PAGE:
Government of Canada
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Permanent Mission of Canada to the United Nations

United Nations Reform

Canada staunchly supports efforts to strengthen the United Nations System, and to improve its efficiency, its effectiveness and its capacity to deliver results. Reforming the UN so that it can truly meet the challenges of a 21st Century world is a high priority for Canada.

Renewing the United Nations is an ongoing process. The institution is constantly changing and adapting, as it must. Canada wants all member states to work together to help the UN in this process. All member states, developing and developed countries alike, have a common interest in increasing the effectiveness of the UN.

Canada is a member of the Mexican-inspired Group of Friends of UN Reform and of the similar Swedish-led Carlsson Group, both of which include developing and developed countries. We are also one of the Utstein Group of donor countries working to make the UN development system more effective, and of the Geneva Group (the top 14 contributors to UN budgets) that works to ensure effective management and better oversight and accountability within the UN system.

Increasing Demands, Limited Resources

Humanity’s demands on the UN and its Secretariat, agencies, funds and programmes have grown enormously since the organization was founded. The UN is expected to deliver more services to more people in more places than ever before. Times change, needs change and the UN needs to change with them.

It is up to our generation to renew and regenerate the UN, and Canada is committed to doing its part. The reform process should help enhance the credibility and effectiveness of the UN. Canada’s reform efforts at the UN have focused on making the United Nations more effective, not simply less expensive.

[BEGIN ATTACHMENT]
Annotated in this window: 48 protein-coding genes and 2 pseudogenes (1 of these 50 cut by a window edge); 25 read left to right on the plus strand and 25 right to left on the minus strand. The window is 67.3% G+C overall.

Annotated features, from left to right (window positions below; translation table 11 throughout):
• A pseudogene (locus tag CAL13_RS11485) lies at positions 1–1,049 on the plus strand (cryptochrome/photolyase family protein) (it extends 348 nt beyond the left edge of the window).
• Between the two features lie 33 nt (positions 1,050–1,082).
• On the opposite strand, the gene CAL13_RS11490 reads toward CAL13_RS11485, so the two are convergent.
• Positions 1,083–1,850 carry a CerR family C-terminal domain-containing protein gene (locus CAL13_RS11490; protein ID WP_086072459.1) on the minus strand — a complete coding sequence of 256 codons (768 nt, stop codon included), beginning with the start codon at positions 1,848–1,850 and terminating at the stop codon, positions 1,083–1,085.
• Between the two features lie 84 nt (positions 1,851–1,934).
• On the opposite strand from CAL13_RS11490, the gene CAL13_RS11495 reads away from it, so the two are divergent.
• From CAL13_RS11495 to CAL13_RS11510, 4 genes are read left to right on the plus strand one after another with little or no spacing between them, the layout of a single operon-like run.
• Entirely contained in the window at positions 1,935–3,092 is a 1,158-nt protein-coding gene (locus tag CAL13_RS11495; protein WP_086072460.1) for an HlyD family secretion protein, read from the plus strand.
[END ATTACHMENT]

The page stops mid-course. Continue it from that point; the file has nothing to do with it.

It is critical that the UN manages the funds entrusted to it in an accountable and ethical manner, and deploys its resources in a way that maximizes its impact on development, security and human rights. UN principles, proclamations and papers are not enough for Canada. The UN must be able to translate all of these things into political and social action. It must produce tangible, measurable results.

In recent years we have made significant progress in reforming the UN.

UN Management

In large measure, the UN’s reputation and the results that it achieves depend on the integrity and effectiveness of the UN Secretariat, the departments and staff members that serve the Secretary-General and help to carry out the decisions of the UN’s political bodies.

Canada has consistently sought ways to modernize the UN and to reform the management systems for Secretariat departments such as human resources and procurement.

The focus of management reform must be accountability, integrity and value for money. Management reform means creating a true international civil service that is flexible, mobile and has the specialized skills and training to respond to the demands of the UN’s global operations. It means making senior management accountable. It means ensuring that the UN has an internal justice system that treats staff fairly, and an effective audit and investigation function that deters those who seek to abuse the system. A new system of protection for whistle-blowers among the UN’s staff who reveal wrongdoing is an encouraging move that Canada has supported, for example.

The taxpayers of member nations, Canadians among them, make significant financial contributions to the UN. They have the right to expect strong and independent oversight mechanisms, robust accountability for how funds are spent, and human resources practices that are based on merit.

The General Assembly and the Economic and Social Council

Canada recognizes that there is also a need for serious changes in the working methods of the General Assembly and the Economic and Social Council (ECOSOC). We have sought a more efficient General Assembly agenda, to reduce the number of resolutions re-introduced each year.  We have also stressed the need for a more effective ECOSOC.

The Future of the UN

In the UN of the 21st century, governments will remain the primary actors, but we can also expect the private sector and civil society to play increasingly important roles. Canada hopes that accountability will be guiding principle for a renewed United Nations. The UN must continue to develop new mechanisms to ensure the accountability of States to their citizens, of States to each other, of international organizations to their members, and of the present generation to future generations. UN reform must be an ongoing process, and Canada will continue to support it.




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